These tax cuts would add $4.6 trillion to the federal deficit over the next decade, according to the TPC. To foot the bill, the Ryan plan would eliminate existing tax deductions, credits and exclusions to "broaden the base" of the tax code, though the proposal does not specify what would be cut.
That lack of detail has led to a lot of guessing. For instance, would the plan eliminate or limit the popular mortgage interest deduction, ditch the exclusion of employer-provided health insurance from income, limit the charitable contribution deduction? For now, this all remains conjecture.
Social Security, defense and domestic spending
Here's what the Ryan plan would not cut: defense spending and Social Security, which together account for about 40 percent of the federal budget. The plan would increase the military budget by $300 billion over the decade. To balance that rise, Ryan would slash non-defense spending, keeping the across-the board cuts that are due to occur in 2013, and deepen those cuts by an additional $700 billion over the next decade.
Under the Ryan plan, pretty much everything else would be on the chopping block, including (but not limited to) unemployment, food stamps, Pell grants for college students, veteran benefits, transportation, research and national parks.
In the run-up the November election, Democrats have started training their fire on the Ryan budget for seeking to "eliminate Medicare as we know it." Yet while the Ryan plan would overhaul the Medicare system, for seniors already in the plan and for those who are 55-to-65 years old, everything would remain as is.
For everyone under age 55, Ryan's Medicare system would look starkly different from the current system, where the government pays health care providers. Under the plan, seniors would receive a fixed amount of money, also called a "premium support payment," which is essentially a subsidy or a voucher. Americans would have the option of using that money to buy private health insurance or enroll in Medicare. If a health plan cost more than the government contributed, seniors would have to pay the difference. Additionally, the Ryan would gradually lift the Medicare eligibility age from 65 to 67 by 2034.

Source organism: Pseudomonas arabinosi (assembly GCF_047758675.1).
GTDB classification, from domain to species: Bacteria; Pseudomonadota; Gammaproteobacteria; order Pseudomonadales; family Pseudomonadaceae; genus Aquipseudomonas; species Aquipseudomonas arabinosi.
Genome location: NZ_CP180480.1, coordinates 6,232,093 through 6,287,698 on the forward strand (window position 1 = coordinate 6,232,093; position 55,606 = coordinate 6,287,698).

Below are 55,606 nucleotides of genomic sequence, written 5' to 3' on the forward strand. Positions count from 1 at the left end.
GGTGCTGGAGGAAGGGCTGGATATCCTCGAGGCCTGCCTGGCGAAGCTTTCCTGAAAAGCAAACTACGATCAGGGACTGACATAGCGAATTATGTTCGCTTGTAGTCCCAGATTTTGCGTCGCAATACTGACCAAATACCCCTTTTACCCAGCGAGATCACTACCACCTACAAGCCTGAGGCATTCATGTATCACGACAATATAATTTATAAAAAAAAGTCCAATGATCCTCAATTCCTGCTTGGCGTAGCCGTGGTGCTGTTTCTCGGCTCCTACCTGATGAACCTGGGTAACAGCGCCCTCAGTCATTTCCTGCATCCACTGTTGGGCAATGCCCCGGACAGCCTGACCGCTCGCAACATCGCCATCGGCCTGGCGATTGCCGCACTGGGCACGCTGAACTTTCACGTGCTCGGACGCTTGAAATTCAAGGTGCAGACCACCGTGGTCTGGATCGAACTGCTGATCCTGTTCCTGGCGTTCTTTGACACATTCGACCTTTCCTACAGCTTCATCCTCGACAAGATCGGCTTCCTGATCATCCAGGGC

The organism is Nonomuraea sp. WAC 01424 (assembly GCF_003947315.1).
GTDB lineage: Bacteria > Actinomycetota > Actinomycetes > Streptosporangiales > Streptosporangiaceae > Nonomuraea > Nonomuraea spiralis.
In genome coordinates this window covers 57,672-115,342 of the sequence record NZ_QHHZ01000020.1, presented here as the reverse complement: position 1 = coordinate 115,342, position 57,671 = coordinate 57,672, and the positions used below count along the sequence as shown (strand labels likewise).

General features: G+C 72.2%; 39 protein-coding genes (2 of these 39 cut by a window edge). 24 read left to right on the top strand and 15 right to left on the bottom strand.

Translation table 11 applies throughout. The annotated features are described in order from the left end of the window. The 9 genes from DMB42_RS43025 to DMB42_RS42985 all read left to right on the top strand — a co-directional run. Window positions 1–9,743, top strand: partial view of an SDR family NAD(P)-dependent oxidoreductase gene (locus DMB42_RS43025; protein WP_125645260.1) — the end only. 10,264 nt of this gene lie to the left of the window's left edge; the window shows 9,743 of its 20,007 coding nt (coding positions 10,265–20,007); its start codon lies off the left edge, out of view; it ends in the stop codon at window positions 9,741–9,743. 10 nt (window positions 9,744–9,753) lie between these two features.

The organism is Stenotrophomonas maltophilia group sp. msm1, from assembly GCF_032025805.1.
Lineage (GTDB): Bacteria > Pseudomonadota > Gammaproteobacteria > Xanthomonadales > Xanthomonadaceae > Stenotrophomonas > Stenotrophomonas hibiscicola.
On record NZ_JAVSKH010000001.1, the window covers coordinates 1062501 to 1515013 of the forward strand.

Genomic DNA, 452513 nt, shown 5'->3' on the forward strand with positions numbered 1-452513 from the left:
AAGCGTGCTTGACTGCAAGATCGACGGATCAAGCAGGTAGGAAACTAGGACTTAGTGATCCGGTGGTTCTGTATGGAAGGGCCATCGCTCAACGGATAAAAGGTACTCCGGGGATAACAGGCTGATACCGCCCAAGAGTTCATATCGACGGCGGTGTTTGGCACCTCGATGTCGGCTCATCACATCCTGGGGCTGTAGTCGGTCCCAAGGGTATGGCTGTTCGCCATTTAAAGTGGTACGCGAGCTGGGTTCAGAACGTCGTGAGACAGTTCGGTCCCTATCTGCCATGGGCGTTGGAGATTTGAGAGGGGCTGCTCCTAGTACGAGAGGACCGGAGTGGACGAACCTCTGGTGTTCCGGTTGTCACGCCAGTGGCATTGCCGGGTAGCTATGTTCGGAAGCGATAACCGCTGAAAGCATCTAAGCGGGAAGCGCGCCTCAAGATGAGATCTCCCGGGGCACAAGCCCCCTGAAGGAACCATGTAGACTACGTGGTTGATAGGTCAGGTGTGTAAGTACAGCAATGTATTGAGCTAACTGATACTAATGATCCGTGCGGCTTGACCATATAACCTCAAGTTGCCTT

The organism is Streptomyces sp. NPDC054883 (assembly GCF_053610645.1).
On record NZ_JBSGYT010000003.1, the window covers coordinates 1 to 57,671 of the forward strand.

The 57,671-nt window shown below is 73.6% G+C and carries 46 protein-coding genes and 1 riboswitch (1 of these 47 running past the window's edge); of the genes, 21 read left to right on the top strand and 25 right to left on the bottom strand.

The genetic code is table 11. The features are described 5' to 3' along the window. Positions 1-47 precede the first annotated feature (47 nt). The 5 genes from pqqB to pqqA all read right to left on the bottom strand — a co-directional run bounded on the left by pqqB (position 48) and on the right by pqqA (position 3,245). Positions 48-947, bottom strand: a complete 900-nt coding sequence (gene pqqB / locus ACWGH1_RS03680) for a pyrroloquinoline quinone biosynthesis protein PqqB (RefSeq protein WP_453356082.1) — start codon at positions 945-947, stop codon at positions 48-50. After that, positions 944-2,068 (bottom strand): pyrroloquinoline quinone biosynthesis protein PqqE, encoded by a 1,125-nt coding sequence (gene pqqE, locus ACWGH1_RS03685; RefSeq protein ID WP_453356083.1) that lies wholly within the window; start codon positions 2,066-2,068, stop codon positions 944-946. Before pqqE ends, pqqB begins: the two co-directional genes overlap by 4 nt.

The reasoning behind the Ryan plan is that seniors will wisely shop for the cheapest plans, and as a result competition among insurers would push down health care costs for everyone. According to the CBO, under the Ryan plan the average Medicare participant is likely to pay an additional $1,200 and $2,400 a year, unless health care costs rise much more slowly.
CBO also said that both the Ryan plan and current law could lead to "reduced access to health care; diminished quality of care; increased efficiency of health care delivery; less investment in new, high-cost technologies; or some combination of those outcomes. In addition, beneficiaries might face higher costs, which could in turn reinforce some of the other effects."
Medicaid is a joint program between the federal government and U.S. states that provides healthcare for the poor and disabled and also includes a sister plan that pays for healthcare for children. Under the Ryan plan, Medicaid would be cut by about a third, and the program would be run primarily by states. The federal government would fund its share of the program as a block grant to states, which would be adjusted annually according to inflation and population growth. In turn, states would use the funds to provide services. Critics say that the states, which are already under fiscal pressure, would likely cut Medicaid.